More than that, formal verse is an exercise in applying principles you’ve understood. ChatGPT could produce a statistically likely definition of a sestina based on all the examples of sestina definitions it had come across in its training. To produce a sestina, it would have to have assimilated the principles, and frankly, foiling the six repeated words through the stanzas and then correctly ordering them in the three-line envoi is complex enough that I’ve always had to chart it out to do it. It’s a little too much like carrying the “1” for an LLM bot (at least, as currently constituted) to manage. You can’t bullshit your way through a sestina.

Thinking about formal verse as an application of internalized principles, as opposed to an LLMs' statistically likely approximation also explains the strange haiku. They were a superficial approximation of haiku-shaped objects, a blurry-JPEG of a real haiku which only appeared at a passing glance to meet the criteria.

The violence of the letter #

There’s one more reason why LLMs can’t write formal verse, and this one is a little more obvious, though still, I think, worth mentioning. LLMs are trained exclusively on written text. They do not have the sound of words in their training, as far as I know. I am careful not to write that LLMs don’t have the experience of the sound of words, because they don’t have the experience of anything. And anyway, I don’t want to get into p-zombies right now. I want to keep it technical.

Formal verse with meter and rhyme relies on the sound of the words. While you can guess what words are statistically likely to rhyme based on their spelling, it’s only saying them out loud that lets you know if you’ve succeeded. Theoretically, a model could be programmed with the contents of a rhyming dictionary, but I suspect we’d once again run into the problem of being able to apply internalized principles when actually using those rhymes in a poem.

Meter is even more tricky. You can look up words in a dictionary to find out which syllables are normally stressed, but sometimes the stress varies depending on the words around it. You can only really be sure of it if you say it out loud.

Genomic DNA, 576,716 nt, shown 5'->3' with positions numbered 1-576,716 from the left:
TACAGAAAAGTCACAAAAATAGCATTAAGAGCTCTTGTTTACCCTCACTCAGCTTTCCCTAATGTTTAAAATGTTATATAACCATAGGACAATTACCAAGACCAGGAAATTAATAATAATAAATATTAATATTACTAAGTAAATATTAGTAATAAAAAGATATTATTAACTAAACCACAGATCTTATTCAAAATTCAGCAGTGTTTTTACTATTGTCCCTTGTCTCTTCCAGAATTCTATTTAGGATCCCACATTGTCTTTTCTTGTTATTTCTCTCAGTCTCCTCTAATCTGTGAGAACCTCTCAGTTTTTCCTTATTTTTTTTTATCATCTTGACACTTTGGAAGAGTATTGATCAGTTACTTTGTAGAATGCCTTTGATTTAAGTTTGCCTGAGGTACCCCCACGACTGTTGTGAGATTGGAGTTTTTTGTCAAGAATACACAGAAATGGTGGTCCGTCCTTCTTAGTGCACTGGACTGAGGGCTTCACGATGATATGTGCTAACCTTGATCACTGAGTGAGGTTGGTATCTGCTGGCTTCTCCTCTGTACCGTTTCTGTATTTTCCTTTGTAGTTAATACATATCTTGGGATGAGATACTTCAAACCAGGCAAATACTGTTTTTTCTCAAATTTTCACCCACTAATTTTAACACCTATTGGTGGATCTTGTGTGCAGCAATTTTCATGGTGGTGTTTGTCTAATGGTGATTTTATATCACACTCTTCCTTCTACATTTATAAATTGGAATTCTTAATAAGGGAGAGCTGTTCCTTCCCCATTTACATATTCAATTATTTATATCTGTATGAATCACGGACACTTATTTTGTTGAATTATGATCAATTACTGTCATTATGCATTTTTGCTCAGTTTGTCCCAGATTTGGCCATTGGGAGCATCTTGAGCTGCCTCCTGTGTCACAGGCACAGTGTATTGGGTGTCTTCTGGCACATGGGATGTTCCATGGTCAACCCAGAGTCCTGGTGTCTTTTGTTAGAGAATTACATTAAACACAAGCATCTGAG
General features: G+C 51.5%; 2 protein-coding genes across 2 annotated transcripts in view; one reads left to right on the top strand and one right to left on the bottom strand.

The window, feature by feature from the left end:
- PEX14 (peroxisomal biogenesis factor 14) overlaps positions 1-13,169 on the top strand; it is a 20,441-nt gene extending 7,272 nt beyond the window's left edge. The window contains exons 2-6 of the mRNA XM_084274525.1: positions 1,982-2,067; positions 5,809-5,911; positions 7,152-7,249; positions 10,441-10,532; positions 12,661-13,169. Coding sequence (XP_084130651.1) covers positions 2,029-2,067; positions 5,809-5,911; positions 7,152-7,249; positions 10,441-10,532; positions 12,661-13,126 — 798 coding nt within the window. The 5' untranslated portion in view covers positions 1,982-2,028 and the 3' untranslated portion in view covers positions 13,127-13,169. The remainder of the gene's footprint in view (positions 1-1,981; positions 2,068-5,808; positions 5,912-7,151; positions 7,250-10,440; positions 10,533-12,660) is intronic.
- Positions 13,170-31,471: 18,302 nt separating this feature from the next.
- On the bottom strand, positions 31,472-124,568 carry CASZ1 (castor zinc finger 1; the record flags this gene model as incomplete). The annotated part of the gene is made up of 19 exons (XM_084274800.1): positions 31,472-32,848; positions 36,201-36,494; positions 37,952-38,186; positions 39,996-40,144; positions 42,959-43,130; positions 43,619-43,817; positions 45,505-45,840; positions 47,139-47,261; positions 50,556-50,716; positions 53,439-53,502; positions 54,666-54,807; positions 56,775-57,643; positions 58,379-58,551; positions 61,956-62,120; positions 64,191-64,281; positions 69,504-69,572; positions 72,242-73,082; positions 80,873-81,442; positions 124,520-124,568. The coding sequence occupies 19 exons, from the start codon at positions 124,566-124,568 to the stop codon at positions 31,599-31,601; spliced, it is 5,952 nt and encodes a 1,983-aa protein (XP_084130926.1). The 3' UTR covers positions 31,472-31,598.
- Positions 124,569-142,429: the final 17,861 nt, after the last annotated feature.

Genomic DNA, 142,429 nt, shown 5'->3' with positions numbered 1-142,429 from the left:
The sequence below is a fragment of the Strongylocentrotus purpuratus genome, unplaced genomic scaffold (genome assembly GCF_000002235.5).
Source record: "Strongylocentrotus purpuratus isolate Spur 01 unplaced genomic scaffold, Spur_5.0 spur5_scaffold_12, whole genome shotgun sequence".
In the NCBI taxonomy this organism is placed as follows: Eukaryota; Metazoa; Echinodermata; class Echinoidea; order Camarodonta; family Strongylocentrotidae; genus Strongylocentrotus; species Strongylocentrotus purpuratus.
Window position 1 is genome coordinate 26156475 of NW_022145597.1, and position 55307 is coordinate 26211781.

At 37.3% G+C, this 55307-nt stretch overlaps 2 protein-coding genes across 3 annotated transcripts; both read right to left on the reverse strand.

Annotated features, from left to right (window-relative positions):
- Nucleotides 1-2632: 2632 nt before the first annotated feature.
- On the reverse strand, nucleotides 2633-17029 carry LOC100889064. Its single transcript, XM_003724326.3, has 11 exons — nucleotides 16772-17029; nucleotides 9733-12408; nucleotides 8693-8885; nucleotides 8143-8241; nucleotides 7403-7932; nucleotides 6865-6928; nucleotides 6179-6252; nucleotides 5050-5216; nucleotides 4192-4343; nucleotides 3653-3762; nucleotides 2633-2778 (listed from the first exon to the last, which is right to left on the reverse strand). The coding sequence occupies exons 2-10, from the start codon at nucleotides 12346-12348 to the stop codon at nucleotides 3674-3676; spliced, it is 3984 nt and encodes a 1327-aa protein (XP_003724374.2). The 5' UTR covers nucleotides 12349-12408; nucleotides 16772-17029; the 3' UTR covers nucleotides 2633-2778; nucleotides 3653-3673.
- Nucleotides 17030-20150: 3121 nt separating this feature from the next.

Ever since writing became a thing, people have used writing to talk about how dangerous writing is, how unnatural compared to speech. Derrida has a whole thing in Of Grammatology about how dangerous and unmoored the written word without sound is seen to be. You can go read Derrida if you’re a big nerd, but I wouldn’t suggest taking a break from my post to read him. You’d be gone for months.

Maybe seeing ChatGPT will make some new people reflect on the violence of the letter unmoored from human speech.

Envoi #

There are a few more things I want to touch on, but it’s late and I want to finish this post, so I’ll just kind of list them without developing them much.

First, thinking about the way that machine-generated content has swamped the slush pile of Clarkesworld magazine, I wonder what other effects LLMs will have on literature. Might formal verse in English, which has fallen out of favor since the early 20th century, make a comeback as a prestige form, edging out free verse?

Second, I wonder if LLMs could write decent free verse, anyway. Poetry relies on deliberately pushing the rules of language in creative ways and putting together fresh combinations of words in statistically unlikely combinations.

Finally, I wonder if, given that LLMs can produce polished but contentless prose corporate speak, will poetry make a comeback as the form for signaling sincerity? Could you imagine getting a notice of layoffs from your very humane VP in the form of sonnet? I’m not sure it would be a better world but it would be interesting.